Microlending is hot right now--Muhammad Yunus won the Nobel Peace Prize a few years back for pioneering programs that lend tiny amounts of capital to poor entrepreneurs in poor countries, which ended up being paid back at far higher rates than big loans to rich people in rich countries. The Small Business Administration's new emergency microloan problem, for which the new stimulus law appropriated over a quarter of a billion dollars, is obviously quite a different beast. But the very basic principle--that canny entrepreneurs can make a lot out of just a little bit of extra cash--is a shared one.
Fortune takes a closer look at what's formally known as the Business Stablization Program. Very briefly and basically: small-business owners who already have bank loans may apply for microloans for up to $35,000 from banks, which will then be 100% guaranteed by the SBA (meaning that there is a certain sense in which it is the SBA, not the banks, making the loans, although there will be no direct SBA lending under the program). Additionally, the loans are, for all intents and purposes, interest-free--they last up to six months, are not due back before a year has passed (they must be fully repaid within five years), and--oh yeah--the SBA will fully subsidize whatever interest is charged. For this, the stimulus law appropriated $255 million.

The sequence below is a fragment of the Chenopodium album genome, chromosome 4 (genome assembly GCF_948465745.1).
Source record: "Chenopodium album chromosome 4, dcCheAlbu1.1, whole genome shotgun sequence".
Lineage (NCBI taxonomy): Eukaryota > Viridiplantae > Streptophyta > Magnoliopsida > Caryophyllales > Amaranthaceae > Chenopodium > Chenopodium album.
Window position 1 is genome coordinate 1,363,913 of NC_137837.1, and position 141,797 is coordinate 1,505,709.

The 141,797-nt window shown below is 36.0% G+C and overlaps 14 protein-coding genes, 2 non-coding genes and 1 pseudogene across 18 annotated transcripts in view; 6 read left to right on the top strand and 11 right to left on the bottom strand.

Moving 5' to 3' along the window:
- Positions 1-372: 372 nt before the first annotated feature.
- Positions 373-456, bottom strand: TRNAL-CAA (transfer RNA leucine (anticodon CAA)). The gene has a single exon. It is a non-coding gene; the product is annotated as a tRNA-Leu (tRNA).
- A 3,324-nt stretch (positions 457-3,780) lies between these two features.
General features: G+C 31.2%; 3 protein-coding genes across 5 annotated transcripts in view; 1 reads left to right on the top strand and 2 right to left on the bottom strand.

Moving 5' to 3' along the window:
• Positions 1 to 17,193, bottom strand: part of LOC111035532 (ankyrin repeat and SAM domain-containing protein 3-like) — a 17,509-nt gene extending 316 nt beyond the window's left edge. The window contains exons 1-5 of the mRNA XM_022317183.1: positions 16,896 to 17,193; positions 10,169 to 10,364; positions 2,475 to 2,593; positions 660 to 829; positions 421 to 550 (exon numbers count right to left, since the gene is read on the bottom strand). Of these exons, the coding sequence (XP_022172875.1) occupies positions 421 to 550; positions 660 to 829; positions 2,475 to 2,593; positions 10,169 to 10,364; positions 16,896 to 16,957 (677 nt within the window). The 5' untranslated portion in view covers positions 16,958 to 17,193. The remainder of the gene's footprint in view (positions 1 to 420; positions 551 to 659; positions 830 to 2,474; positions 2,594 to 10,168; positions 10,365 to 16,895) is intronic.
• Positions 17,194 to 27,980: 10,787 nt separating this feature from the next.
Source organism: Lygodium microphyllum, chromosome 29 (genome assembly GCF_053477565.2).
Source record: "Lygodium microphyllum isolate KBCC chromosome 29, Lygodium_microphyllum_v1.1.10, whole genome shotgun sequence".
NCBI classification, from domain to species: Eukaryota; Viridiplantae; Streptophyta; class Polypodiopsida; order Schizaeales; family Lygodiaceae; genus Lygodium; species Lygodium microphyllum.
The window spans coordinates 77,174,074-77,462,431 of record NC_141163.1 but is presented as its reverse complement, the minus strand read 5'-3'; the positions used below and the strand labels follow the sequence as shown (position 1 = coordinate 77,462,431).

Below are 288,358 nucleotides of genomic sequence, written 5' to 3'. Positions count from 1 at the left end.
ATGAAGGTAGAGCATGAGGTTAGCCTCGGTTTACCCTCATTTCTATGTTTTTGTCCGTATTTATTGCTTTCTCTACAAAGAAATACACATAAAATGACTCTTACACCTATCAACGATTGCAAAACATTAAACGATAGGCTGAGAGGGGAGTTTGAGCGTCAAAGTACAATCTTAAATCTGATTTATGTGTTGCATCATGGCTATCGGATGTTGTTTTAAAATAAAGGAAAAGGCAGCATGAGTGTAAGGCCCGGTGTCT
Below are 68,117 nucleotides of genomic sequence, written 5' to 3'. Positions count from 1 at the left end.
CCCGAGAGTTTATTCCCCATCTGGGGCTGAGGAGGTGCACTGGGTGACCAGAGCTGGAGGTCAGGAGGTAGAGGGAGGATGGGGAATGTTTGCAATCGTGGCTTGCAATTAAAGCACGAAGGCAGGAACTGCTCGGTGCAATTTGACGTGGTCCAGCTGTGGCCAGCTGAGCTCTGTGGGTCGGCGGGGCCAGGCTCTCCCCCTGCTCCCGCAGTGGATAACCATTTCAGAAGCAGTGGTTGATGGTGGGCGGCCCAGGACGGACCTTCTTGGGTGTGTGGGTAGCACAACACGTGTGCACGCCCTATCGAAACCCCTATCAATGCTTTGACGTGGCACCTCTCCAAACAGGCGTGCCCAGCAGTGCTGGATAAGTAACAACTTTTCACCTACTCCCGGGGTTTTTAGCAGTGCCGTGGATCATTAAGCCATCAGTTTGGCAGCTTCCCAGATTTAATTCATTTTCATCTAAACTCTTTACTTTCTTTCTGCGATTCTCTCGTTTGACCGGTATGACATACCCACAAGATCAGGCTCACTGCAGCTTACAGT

So it's...basically free money to borrow. The condition to focus on is the requirement that borrowers already have outstanding bank loans. The purpose of the microlending program is less to give ambitious entrepreneurs a bit of extra cash to grow, but rather to give struggling entrepreneurs the chance to pay off interest on and hopefully pay off existing loans. Which is still great--for small business owners struggling with balance sheet troubles and potential insolvency; for banks, whose default rate should be improved by this (remember: even should any of these loans default, they're completely guaranteed); and for the SBA's 7(a) program, which is in dire straits indeed.
It's not quite the direct lending we've been clamoring for, but it is certainly better than nothing; and it could in turn work to buttress the 7(a) program and get credit--credit intended not to pay down debt, but credit intended, like Muhammad Yunus's, for growth--to start flowing to the country's entrepreneurs again.
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